(HollywoodChicago.com) – Morgan Spurlock wants to change the world. The creator and filmmaker who took on fast-food giant McDonald’s in his first film (“Super Size Me”) is now taking on the current global war on terror and the image of the most wanted terrorist in his new film “Where in World is Osama Bin Laden?

Traveling to the “hot spots” in the Middle East including Afghanistan, Egypt, Israel, Morocco, Pakistan and Saudi Arabia, Spurlock talks both to the leaders and people of the regions.

Morgan Spurlock in his new documentary “Where in World is Osama Bin Laden?”.
Photo credit: Daniel Marracino, The Weinstein Company

Not only does he light-heartedly search for the elusive Bin Laden but he also tries to promote understanding about why a harmful byproduct like terrorism can emerge from religious and political movements.

HollywoodChicago.com recently interviewed Spurlock about the context of his documentary and also to get an idea of why he approached this particularly complex theme as a subject for a new movie.

“Movies are an incredibly inspiring medium. Movies do have the ability to transcend culture, transcend countries and transcend the barrier of language,” Spurlock said.

He added: “Hopefully through film you can get people to start to think about things in a way they normally wouldn’t. People look at films as an entertaining medium. For me, if you can entertain and get others to think at the same time, then you’re actually accomplishing something pretty great.”

The trademark in Spurlock’s method is humor. He establishes this early through an animated prologue that describes his impending fatherhood and then morphs into a video-game style that pits him against the evil image of Bin Laden.

“We were about six months into post-production when – in the middle of the night – I got the idea for the video-game look. I thought it just made sense because it was a typical ‘good versus evil’ video-game scenario you experience when playing,” Spurlock related.

“I also wanted a bridge from my generation to the younger generation as well. This style spoke to me. I hope it speaks to others,” Spurlock said. “We started working with Curious Pictures, which developed the popular game ‘Rock Band’. They helped make that video-game look a reality.”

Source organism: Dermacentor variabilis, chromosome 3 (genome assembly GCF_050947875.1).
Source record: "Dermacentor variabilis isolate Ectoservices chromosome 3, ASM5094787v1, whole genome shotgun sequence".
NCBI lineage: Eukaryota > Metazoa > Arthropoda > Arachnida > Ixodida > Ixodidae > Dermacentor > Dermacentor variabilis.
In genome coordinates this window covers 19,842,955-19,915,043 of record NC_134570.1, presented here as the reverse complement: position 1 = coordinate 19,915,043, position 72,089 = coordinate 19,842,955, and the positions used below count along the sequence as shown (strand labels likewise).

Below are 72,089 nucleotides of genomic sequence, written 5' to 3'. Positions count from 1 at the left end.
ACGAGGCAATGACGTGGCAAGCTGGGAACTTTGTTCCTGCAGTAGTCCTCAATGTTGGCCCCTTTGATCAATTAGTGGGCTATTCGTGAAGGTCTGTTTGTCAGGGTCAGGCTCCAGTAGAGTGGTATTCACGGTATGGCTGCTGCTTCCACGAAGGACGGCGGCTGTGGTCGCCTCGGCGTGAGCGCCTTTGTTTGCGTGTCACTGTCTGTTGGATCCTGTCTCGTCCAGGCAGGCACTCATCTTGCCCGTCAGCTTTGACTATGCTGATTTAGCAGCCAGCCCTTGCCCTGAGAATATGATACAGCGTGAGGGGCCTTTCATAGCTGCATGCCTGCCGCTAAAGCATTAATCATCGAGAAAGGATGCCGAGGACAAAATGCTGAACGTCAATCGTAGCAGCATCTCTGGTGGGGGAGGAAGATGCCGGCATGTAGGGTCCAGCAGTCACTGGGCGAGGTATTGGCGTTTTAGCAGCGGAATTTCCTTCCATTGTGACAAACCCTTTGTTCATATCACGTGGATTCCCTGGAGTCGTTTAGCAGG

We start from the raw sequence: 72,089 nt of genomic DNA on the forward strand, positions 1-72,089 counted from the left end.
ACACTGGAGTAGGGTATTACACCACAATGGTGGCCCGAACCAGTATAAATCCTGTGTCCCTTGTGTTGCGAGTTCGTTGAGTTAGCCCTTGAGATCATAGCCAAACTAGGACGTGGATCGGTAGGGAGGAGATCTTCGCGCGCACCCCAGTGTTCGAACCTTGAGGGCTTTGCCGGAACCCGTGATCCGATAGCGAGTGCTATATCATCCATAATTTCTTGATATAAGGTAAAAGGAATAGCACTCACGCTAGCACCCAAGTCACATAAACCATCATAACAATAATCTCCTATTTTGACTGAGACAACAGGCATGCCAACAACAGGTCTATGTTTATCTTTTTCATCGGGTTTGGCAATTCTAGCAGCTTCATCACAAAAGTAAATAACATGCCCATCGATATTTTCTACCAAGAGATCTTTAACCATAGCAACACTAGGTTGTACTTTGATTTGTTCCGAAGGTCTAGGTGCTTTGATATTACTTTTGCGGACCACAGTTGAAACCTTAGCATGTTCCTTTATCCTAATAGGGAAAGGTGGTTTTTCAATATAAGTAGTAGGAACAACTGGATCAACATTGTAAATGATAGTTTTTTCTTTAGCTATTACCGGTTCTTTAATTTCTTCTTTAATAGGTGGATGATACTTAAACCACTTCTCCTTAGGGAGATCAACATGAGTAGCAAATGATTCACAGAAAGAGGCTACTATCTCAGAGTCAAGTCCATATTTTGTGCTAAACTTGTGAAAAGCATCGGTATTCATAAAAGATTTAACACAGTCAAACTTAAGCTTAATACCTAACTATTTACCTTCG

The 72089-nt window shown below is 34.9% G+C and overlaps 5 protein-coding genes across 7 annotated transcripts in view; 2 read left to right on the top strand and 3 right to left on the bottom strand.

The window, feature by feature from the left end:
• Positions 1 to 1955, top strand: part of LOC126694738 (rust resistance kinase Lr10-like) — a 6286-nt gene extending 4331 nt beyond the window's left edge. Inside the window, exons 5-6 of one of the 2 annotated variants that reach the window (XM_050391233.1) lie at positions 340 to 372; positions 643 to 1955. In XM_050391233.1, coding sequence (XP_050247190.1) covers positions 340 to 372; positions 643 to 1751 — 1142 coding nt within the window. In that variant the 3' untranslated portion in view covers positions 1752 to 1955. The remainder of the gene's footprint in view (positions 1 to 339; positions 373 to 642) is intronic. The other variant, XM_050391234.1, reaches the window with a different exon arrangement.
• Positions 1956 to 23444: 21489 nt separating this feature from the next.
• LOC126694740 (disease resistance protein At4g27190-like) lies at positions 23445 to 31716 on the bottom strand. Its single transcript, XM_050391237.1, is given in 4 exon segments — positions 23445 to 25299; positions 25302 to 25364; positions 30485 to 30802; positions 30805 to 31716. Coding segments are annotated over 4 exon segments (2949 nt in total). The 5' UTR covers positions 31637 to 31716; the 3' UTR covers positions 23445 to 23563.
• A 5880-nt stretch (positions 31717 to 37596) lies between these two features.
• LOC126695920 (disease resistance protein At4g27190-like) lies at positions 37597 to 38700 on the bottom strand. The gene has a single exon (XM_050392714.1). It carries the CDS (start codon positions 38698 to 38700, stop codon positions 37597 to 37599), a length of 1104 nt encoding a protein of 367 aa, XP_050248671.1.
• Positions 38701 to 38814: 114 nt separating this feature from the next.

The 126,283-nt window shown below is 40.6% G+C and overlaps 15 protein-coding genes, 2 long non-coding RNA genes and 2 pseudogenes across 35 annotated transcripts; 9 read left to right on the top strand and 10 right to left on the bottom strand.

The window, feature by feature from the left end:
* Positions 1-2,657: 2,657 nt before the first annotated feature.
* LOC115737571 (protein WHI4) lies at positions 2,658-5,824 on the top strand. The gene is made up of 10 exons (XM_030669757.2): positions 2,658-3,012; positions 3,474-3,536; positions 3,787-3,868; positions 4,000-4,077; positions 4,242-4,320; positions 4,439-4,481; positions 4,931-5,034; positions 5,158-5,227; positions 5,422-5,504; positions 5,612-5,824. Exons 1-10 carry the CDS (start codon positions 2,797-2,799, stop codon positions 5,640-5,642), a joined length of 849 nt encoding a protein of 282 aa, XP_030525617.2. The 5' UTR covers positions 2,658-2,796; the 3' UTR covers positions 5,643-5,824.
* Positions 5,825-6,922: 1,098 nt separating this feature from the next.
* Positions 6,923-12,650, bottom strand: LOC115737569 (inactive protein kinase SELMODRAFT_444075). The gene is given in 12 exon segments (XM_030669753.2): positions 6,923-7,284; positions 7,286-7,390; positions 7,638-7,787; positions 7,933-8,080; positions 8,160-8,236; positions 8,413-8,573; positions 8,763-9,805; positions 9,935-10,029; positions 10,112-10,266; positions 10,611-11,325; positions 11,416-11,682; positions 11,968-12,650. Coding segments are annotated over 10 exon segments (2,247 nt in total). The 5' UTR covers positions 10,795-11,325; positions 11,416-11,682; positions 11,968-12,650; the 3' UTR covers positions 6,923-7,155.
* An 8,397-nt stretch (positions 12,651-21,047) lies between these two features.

In preparation for the trip to the Middle East, Spurlock went through language lessons, booster shots for potential disease and survival training.

“It messed with my head a bit when they started to talk about potential injuries as in: ‘What do you do when you’re shot in the neck?’ When you talk about things like that, it makes you realize you’re going into possible grave situations. It can get a little hairy,” Spurlock said.

And so it was. When going into militarized zones like the Gaza Strip and Afghanistan, there were several dangerous stops along the way. Through it all, though, Spurlock talked to the native people of the areas to get information and understanding about the grip that Bin Laden has put on the world.

“I wanted to give more voice to the moderates and the ordinary people who usually don’t get a platform,” he asserted. “The more we empower those people, the less influence an extremist like Bin Laden has.”

Morgan Spurlock in his new documentary “Where in World is Osama Bin Laden?”.
Photo credit: Daniel Marracino, The Weinstein Company

In mixing with the different countries, Spurlock exposed the control on thought and action that governments and religion have on people. In Saudi Arabia, two adult officials sat in on an interview with 18-year-olds and an orthodox section of Israel wanted him out and his cameras off.

“[The orthodox Israelis] are closed off to outsiders to begin with,” he recounted, “but there was one individual who came up to us and assured that the situation didn’t represent everyone. That one scene speaks volumes for the whole movie – that it’s a small group of radical people who will take aggression to another level.”

Spurlock chose not to debate politics and noted the extreme factions on both sides of one particular conflict.

“The bigger picture of what I wanted to do was paint a portrait of what people have to face on an everyday basis,” Spurlock said.

He added: “[I exposed] the people in Palestine who live within walls and have to go through multiple checkpoints just to get home to the everyday people in Israel who have to live under the threat of bombs – and even bombs shot from Gaza falling from the sky.”

It’s a valiant thesis as a movie and is another in a long string of rational “why can’t we just get along?” propositions. It’s also frustrating to realize we live in a world of Bin Ladens.

This has perpetuated the U.S. to wage war when the average citizens of the conflicted regions simply want peace for their children.

Spurlock dedicated his film of peace, love and understanding to his new, 16-month-old son. He concluded: “The goal for me was to try and create a forward-thinking movie – a movie that would ask the question: ‘Where do we go from here?’”

Staff Writer

© 2008 Patrick McDonald, HollywoodChicago.com